As adults, even when we both became dads, we weren’t doing much better, and I felt guilty. College football seemed like a good way to connect. But I had no idea what I was in for. It was payback time, and every win he tallied was sweet revenge.

“Hey. Who’s winning this week?” he would call any Saturday he was ahead, pretending not to know.

“Really,” I’d say. “You know good and well who’s winning.”

As much as I hated losing, I did my best to be happy for him.

The kid was due.

When he won in Season Four, evening the series at 2-2, I wasn’t bothered (much), and I wasn’t all that surprised either. After all, we’d both been raised in the same ultracompetitive, winner-takes-all environment.

Our dad never let us win at anything when we were kids. Not golf, not Go Fish. I tell myself now, he only wanted his boys to succeed — his desire to win was that great — but to say that my dad was an enthusiastic spectator was putting it mildly.

Looking back, I imagine in my dad’s mind he was only teaching us to be tough, to never quit or back down — it was the 1970s and ’80s when a spanking was considered a valuable life lesson. So, it made sense after watching our competition from the sidelines for a couple of years the old man wanted in.

“You donkeys worried I’ll beat you too badly?” my dad goaded my brother one summer afternoon as he casually flipped through the pages of his Street & Smith’s “College Football Annual.”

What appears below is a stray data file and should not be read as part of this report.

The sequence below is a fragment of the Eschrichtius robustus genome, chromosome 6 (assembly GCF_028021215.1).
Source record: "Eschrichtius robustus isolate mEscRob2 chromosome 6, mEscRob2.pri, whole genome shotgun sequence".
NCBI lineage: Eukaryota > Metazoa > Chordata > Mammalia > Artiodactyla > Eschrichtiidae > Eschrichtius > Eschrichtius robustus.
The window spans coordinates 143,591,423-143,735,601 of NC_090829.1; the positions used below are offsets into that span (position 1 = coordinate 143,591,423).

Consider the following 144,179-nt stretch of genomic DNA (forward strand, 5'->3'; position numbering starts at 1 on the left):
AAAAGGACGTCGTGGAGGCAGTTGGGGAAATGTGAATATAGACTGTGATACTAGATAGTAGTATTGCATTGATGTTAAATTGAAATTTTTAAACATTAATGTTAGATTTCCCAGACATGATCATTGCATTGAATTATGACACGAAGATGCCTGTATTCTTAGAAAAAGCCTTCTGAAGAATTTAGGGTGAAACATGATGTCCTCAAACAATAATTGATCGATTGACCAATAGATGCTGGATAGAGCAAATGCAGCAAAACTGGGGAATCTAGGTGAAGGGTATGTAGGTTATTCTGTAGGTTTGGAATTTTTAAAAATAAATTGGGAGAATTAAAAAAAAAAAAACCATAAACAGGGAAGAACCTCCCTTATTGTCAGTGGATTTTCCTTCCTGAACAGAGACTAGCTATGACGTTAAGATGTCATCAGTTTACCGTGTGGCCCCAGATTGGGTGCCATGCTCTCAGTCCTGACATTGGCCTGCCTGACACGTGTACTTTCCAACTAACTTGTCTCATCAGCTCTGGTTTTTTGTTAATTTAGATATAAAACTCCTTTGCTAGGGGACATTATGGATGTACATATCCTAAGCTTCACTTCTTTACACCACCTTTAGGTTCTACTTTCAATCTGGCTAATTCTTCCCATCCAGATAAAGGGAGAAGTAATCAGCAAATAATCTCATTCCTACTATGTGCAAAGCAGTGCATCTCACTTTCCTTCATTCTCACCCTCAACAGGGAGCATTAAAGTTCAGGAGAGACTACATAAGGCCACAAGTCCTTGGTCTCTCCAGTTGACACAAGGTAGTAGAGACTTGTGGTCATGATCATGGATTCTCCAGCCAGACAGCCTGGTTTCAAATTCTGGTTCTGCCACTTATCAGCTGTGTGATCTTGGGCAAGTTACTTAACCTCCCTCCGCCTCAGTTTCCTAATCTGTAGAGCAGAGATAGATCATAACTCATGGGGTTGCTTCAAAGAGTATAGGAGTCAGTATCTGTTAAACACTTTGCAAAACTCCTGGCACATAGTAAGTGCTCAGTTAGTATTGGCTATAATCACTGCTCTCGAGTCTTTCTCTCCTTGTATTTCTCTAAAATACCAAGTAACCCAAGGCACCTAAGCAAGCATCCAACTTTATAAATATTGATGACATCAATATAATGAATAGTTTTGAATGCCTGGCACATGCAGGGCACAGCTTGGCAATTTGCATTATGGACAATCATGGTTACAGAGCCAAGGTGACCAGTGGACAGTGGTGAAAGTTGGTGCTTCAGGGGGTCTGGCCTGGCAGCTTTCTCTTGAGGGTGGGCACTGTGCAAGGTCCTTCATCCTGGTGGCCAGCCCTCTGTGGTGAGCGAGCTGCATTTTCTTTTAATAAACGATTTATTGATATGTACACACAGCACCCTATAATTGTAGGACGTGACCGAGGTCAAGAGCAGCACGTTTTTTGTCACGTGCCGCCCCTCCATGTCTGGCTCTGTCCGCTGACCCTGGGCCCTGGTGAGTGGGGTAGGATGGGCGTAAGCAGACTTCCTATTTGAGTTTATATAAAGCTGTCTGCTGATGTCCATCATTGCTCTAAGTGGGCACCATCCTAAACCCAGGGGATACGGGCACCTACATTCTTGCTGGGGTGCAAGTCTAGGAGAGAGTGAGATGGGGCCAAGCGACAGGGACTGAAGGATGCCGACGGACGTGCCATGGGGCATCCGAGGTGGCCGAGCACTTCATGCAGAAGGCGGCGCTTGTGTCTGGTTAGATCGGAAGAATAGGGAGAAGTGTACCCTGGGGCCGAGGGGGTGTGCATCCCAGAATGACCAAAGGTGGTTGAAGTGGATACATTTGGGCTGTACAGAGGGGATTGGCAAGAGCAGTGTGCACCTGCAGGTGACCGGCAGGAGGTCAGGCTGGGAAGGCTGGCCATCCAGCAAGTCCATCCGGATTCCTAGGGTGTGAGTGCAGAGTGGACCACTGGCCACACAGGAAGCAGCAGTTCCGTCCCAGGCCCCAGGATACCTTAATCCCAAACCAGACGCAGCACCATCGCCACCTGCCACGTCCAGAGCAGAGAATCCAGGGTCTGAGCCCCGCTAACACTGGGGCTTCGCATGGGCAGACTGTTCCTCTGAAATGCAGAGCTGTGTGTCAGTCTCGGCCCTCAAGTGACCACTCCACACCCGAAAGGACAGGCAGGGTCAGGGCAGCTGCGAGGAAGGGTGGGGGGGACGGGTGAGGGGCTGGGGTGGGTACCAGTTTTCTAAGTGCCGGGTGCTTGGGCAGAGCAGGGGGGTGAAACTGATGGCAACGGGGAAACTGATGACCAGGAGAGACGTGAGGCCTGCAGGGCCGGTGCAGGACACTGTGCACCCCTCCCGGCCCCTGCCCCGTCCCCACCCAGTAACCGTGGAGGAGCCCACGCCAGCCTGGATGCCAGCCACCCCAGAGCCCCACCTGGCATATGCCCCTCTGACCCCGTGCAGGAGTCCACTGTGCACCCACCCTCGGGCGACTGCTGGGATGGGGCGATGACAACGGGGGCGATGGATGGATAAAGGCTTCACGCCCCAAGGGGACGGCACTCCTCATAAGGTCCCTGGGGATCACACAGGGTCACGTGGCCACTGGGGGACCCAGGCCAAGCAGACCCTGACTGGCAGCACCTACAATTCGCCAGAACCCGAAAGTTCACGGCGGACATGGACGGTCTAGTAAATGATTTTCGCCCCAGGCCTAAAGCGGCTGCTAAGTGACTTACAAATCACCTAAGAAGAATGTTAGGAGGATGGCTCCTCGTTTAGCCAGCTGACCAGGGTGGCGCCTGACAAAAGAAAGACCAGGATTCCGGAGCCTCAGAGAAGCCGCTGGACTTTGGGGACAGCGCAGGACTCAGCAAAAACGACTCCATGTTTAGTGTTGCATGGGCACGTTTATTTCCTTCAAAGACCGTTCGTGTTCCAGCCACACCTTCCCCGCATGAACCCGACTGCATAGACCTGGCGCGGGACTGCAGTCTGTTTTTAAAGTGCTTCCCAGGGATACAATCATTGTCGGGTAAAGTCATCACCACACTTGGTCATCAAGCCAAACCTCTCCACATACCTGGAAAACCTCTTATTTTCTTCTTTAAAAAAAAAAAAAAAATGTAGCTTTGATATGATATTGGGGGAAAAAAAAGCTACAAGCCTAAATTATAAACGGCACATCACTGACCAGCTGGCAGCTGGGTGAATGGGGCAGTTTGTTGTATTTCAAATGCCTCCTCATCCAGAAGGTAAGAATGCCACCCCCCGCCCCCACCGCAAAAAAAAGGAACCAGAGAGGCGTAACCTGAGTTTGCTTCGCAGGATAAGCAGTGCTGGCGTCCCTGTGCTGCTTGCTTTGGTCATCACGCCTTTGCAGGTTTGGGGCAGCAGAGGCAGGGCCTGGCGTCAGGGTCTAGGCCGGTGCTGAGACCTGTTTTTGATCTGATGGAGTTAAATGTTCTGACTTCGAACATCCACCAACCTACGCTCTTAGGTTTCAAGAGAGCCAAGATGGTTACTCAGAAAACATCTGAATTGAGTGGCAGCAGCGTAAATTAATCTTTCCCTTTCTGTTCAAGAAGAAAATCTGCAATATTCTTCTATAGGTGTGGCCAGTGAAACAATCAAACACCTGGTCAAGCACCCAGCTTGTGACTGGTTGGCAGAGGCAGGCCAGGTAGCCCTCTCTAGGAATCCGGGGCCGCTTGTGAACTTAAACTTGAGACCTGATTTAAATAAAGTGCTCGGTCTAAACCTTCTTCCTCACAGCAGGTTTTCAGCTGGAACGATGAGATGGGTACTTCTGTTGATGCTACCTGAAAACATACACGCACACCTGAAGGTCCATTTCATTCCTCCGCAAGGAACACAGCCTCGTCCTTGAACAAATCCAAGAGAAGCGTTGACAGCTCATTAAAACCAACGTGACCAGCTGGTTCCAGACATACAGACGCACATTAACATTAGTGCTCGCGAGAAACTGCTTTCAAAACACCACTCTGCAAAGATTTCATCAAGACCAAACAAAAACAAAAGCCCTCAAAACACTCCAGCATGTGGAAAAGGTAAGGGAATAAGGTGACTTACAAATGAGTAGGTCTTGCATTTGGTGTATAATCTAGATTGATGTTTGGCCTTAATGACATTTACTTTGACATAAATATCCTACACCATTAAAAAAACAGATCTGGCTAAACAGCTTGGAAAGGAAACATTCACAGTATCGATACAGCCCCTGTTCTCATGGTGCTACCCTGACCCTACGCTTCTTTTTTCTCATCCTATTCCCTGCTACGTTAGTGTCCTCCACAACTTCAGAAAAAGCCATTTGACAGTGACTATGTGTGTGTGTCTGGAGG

I knew this was going to be a problem.

The man loved sports almost as much as he loved being right, which was a lot. Not only did we have to mastermind a way to manage a three-person, round robin format, but also keep our heads as my father continued what he’d done our entire childhood: reveling in every moment he won.

After every victory he took great pains to remind us, it would be a long time before we beat him at anything.

We were all supposed to be grown-ups, but most of the time we acted like 6-year-olds upset over a game of Chutes and Ladders that didn’t go our way.

We showed we cared by needling each other unmercifully anytime one of us wound up on the wrong end of the point spread.

Like the year my dad gave my brother and me second and third place medals to make sure we didn’t forget who had come out on top that season.

Or when visiting my parents once, my father introduced me to friends of his and my mother’s as “the one who finished in last place” the year before.

I still don’t know half of what I should about my brother, or agree with all the things he believes in. But I’m learning. That ratio skews much higher when it comes to my dad. I’ve realized my brother, dad and I aren’t all that different. We all want to be heard, each of us wants to be seen, and above all, each of us wants to win. After almost 20 years of this, our bonds are stronger than ever.

As disappointing as the prospect may be, whether college football happens this year or not, at least now I have a reason to call.

The bonds we’ve worked so hard to build — even if they’ve come from trash talking each other over our latest win-loss records — are in danger of being lost. If Covid takes that away from us, we’ll just have to find something else to fight, I mean, connect over.

Mike Evans is a writer and television producer living in Los Angeles. He is currently at work on a memoir.